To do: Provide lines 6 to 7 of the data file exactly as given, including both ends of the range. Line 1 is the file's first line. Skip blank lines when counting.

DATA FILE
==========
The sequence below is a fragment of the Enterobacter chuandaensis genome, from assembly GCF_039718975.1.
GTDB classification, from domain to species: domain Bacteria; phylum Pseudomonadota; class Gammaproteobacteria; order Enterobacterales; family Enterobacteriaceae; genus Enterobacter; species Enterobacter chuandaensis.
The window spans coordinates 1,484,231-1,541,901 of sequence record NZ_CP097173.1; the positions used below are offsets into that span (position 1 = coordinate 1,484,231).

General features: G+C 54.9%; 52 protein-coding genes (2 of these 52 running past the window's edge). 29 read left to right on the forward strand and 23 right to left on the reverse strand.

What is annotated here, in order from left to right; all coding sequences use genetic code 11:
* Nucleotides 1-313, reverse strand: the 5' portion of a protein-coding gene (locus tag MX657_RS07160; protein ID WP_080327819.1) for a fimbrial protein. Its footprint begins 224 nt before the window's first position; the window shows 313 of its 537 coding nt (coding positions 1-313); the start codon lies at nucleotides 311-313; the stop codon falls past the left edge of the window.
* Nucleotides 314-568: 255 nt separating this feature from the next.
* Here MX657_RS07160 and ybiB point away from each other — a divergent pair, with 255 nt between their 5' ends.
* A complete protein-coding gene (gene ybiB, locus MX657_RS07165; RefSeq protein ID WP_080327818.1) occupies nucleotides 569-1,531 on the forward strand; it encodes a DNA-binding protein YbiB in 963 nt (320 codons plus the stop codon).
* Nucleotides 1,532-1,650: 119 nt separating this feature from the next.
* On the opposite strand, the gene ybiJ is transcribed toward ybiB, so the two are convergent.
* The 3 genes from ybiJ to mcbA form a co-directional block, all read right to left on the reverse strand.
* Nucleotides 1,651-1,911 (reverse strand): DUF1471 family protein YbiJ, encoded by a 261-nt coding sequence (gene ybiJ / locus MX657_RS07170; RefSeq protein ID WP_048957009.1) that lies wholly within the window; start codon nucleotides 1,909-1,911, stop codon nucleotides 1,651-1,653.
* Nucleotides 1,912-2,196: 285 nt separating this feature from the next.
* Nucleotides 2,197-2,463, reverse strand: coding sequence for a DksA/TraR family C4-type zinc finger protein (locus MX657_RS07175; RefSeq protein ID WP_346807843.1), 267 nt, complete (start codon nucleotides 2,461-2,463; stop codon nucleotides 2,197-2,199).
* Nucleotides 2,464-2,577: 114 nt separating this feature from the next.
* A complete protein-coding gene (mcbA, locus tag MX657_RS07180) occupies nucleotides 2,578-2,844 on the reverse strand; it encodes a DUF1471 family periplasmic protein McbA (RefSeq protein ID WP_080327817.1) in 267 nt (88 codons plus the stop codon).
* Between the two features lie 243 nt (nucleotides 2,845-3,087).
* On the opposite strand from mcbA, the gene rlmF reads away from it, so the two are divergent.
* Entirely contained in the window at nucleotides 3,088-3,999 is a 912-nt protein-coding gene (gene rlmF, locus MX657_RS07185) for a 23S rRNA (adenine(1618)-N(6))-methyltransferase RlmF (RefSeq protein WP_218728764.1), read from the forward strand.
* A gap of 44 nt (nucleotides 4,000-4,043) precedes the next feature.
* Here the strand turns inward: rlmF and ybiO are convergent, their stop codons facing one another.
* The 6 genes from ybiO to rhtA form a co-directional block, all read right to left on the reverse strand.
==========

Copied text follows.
* Nucleotides 1-313, reverse strand: the 5' portion of a protein-coding gene (locus tag MX657_RS07160; protein ID WP_080327819.1) for a fimbrial protein. Its footprint begins 224 nt before the window's first position; the window shows 313 of its 537 coding nt (coding positions 1-313); the start codon lies at nucleotides 311-313; the stop codon falls past the left edge of the window.
* Nucleotides 314-568: 255 nt separating this feature from the next.